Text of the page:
The list of the 500 most energy efficient supercomputers around the world is a derivative of the Top 500 list, a bi-annual report of the top performing supercomputer sites.
The project was spearheaded by Kirk Cameron and Wu Feng, associate professors at Virginia Tech's computer science department.
"The list is meant to encourage people to develop systems that use power efficiently," said Cameron.
"If you do that, you decrease costs, which are really high, between $800,000 and $1m a year per megawatt. It's ridiculously expensive. You're looking at $1m to $4m a year to run a mega system."
Virginia Tech said that the Green 500 will help usher in a new era where supercomputers can be compared by performance-per-watt, rather than just computational power.
This inaugural list uses the measured power consumed during a Linpack run, if submitted, or peak power consumption of the supercomputer otherwise.
"While the selection of any power-performance metric will be controversial, we opt for 'flops per watt' given that it has already become a widely used metric in the community," says the Green 500 website.
This method is under review by the researchers, and Feng hopes that the process will "evolve over time to ensure accuracy and more closely reflect energy efficiency in the fast-paced, ever-changing, high-performance community" .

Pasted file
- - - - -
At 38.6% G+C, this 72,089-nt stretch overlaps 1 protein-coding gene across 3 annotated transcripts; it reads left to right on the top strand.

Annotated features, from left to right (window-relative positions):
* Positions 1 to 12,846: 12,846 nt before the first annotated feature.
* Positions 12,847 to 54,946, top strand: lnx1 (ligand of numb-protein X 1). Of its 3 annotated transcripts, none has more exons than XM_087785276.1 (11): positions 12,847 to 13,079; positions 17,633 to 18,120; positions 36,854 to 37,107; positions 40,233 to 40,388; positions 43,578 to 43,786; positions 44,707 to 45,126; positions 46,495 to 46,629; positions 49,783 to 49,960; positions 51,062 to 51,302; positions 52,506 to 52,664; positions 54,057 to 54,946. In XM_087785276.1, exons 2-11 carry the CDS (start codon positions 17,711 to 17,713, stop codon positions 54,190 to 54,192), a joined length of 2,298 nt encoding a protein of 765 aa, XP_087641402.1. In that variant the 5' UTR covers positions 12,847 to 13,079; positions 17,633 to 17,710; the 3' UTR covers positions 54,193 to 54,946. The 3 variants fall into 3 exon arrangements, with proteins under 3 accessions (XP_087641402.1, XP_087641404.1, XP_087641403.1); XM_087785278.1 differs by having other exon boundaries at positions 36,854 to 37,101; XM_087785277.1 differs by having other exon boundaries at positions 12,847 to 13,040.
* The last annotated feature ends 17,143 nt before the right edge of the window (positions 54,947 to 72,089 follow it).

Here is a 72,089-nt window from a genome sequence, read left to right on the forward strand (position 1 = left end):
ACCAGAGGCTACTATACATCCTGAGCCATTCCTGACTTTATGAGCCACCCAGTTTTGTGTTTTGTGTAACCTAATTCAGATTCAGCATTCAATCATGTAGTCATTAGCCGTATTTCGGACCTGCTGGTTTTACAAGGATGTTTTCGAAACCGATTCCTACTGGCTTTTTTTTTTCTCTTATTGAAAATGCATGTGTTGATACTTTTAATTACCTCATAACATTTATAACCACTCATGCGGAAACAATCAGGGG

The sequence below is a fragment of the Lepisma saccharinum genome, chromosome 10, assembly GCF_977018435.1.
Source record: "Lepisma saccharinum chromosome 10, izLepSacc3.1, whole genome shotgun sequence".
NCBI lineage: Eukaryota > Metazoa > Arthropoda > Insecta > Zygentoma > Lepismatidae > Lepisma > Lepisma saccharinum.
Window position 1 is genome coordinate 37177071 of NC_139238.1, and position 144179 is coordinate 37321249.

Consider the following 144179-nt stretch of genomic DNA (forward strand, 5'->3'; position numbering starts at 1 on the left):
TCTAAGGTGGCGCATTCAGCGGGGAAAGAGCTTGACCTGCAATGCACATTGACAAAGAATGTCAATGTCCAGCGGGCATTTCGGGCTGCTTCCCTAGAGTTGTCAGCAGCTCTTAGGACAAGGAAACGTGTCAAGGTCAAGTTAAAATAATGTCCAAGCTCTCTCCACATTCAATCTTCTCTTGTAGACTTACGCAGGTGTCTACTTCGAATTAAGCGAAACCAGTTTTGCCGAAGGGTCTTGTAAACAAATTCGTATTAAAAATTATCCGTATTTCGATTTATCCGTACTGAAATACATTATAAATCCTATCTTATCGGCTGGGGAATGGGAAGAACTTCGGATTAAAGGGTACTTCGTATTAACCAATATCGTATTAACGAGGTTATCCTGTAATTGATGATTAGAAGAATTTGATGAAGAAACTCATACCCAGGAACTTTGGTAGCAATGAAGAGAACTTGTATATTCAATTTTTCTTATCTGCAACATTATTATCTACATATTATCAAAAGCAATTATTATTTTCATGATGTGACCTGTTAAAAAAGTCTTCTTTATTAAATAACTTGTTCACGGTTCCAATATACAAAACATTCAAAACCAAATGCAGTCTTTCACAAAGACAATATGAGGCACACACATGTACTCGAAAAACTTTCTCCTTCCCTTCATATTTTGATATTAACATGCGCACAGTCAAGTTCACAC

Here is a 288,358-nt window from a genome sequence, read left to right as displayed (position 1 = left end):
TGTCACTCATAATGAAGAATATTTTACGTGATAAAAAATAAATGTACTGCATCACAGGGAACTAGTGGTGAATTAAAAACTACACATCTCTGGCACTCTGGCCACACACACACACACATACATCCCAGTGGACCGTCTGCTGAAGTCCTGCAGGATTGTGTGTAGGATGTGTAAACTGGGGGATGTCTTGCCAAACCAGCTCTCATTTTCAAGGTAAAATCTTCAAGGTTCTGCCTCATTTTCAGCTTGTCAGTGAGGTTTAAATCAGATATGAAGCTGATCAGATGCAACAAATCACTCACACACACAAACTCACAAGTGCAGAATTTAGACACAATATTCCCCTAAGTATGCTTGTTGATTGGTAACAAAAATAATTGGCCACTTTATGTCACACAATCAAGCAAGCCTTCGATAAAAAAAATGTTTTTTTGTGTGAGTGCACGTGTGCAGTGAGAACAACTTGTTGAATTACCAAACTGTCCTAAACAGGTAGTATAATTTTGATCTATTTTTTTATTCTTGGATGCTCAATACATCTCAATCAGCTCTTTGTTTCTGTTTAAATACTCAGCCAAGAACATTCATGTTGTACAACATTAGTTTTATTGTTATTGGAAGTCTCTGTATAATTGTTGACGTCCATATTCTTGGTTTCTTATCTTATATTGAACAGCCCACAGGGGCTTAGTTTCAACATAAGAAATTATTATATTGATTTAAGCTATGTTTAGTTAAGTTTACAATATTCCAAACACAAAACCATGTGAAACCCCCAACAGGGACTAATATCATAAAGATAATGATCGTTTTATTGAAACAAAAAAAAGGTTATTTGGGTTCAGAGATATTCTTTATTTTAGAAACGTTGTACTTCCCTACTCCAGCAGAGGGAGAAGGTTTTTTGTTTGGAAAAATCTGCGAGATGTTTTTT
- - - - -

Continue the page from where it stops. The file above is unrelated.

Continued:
The top of the list is completely dominated by IBM's Blue Gene supercomputers, with 26 of the top 27 deployments.
Caroline Isaacs, deep computer sales manager in the UK at IBM, told vnunet.com that energy efficiency was a key design feature of the Blue Gene architecture.
"Since IBM sold the first Blue Gene supercomputer in 2004, it has come along in leaps and bounds," she said.
Isaacs explained that using a large number of relatively low powered CPUs (850MHz compared to 2GHz used in most other supercomputers) meant that the Blue Gene machines are "sipping electricity but still producing massive computational power".
Isaacs concluded that "floppage-per-watt" will become an increasingly important metric for supercomputer deployments as the pressure of green issues and costs of powering these systems continues to increase.
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